The reason we watched The Revenant for my humanities course at school was because it falls under the time period of Manifest Destiny in the United States. Manifest Destiny was the belief that the US had a God-given right to expand as far west, north, and south as they wanted.

The Caucasian characters in this film are not settling the land, although in the film Hugh Glass (Leonardo DiCaprio) seems to have lived around there with his Pawnee family, the characters are mainly there for the fur trading business. But this is how expansion further west started as the trappers became familiar with the land and able to navigate it giving people confidence to move there, forcefully remove the Native Americans, kill all the animals, and start deforestation.

In my discussion class, people were tearing this film apart. It bothered me because its just a movie, it’s entertainment. But, like I discussed in a previous article (satire: Stint at Philosophy: Personal Introspection with Rousseau) that’s what humanities people are supposed to do with everything… destroy with intelligent rhetoric. So I’m not gonna do that.

I love movies. I love film history. I love the movie making process. I would love to take part in it some day… but what are the odds of that happening?

Actual Post (no spoilers)

I really enjoyed the film, it was gritty and beautiful. It reminded me a lot of Gravity because both films are subtle with minimal dialogue and each frame is a work of art. There is a sort of numbness to it but yet there is a flood of emotions at the same time. The biggest character of the film was Mother Nature in all her beauty and splendor and isolating capabilities.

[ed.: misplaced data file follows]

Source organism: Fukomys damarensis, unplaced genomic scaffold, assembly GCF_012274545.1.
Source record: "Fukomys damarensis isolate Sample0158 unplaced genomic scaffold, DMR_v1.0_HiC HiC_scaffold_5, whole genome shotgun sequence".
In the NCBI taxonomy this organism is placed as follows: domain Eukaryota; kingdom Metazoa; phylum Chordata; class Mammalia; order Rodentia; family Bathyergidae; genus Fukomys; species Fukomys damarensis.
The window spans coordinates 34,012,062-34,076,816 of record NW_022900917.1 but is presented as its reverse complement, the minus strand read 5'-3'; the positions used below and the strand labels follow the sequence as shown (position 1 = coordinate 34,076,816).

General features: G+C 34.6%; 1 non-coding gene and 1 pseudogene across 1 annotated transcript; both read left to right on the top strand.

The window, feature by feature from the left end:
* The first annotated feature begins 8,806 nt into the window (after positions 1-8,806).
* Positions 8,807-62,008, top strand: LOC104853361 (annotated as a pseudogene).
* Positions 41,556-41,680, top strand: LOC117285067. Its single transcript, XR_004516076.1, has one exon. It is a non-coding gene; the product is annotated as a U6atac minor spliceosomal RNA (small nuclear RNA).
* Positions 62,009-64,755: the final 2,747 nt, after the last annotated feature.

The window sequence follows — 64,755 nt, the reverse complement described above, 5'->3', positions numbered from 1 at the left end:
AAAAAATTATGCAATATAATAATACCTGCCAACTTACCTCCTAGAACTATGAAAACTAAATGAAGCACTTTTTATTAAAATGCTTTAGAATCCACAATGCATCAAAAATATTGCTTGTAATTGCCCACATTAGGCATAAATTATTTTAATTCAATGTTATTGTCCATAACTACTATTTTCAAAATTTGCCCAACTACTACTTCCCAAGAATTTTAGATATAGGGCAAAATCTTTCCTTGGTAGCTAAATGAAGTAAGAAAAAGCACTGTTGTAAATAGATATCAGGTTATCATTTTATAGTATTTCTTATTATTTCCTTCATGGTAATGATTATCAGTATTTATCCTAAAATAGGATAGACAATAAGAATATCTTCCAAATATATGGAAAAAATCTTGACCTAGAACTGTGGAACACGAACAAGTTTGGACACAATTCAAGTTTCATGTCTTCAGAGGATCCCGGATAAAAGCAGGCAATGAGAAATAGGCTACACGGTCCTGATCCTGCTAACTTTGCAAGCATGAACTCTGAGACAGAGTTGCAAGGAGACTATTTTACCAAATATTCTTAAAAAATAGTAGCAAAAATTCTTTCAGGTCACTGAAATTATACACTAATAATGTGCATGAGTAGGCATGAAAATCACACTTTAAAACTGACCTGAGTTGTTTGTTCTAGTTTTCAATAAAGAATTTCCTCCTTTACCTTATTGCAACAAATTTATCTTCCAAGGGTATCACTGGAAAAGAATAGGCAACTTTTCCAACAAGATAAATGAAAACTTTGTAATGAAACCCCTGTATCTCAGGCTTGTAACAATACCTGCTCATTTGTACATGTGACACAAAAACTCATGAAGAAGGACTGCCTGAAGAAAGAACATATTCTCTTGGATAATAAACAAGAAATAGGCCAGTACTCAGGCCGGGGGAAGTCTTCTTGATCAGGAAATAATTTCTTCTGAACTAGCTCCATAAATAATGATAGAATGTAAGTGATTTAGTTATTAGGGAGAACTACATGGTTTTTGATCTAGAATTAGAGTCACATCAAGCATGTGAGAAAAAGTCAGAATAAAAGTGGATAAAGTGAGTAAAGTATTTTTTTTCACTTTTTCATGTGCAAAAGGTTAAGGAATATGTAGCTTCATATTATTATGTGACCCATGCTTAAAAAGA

What stuck with me the most about this film was the loneliness. Nature can be very isolating with its seemingly infinite space. There were several moments of complete peace in the film where the characters seem to be part of nature. But this was always interrupted by quick intervals of extreme danger and violence.


This effect is heightened because of the widescreen, which leaves more room in the frame for the background. But its interesting that the humans take up such a small space in the frame. Like humans are tiny compared to nature, but also prevalent and destructive.


The film is unapologetic about the violence that happens between humans and also with animals. With the action sequences, water and blood splashes onto the camera, which makes the scene feel like it really happened and that the camera just happened to be there to record it.


Despite the isolation, there are times the film shows real intimacy. The Hugh Glass in the film is motivated by his deceased family to continue living. They are also isolated from everyone else because they are a mixed family but this only makes their bond and love all the more deeper. Love and family are integral parts of human nature.


After he is abandoned by his group, he has a brief friendship with someone from the same tribe as his wife who helps heal him from his wounds. It is very moving that in any circumstance, we as humans can still make connections with other human beings.


This scene of them trying to catch snowflakes with their tongues is the only light-hearted scene in the film. The sort of comedy relief is necessary in everyone’s lives to forget about our troubles and be able to clear our minds.


Another aspect of human nature shown in the film is faith. Throughout the film, Glass remembers his wife telling him, “The wind cannot defeat a tree with strong roots.” In this shot, the trees are combined with the ruined cathedral and a strengthened Glass standing in the middle. It’s combining different ways in which faith presents itself in humanity: religion, nature, or trust in oneself.



Further information:

Article: “‘Bring Me The Girl’: Why ‘The Revenant’ was Hard for My Friends and Me” – Sasha LaPointe

Video: “Why Framing Matters in Movies” – Chloe Galibert-Laîné

Article: “In ‘The Revenant,’ what is the significance of the final shot?” – Jeff Saporito

Article: “The Christ Imagery of The Revenant”


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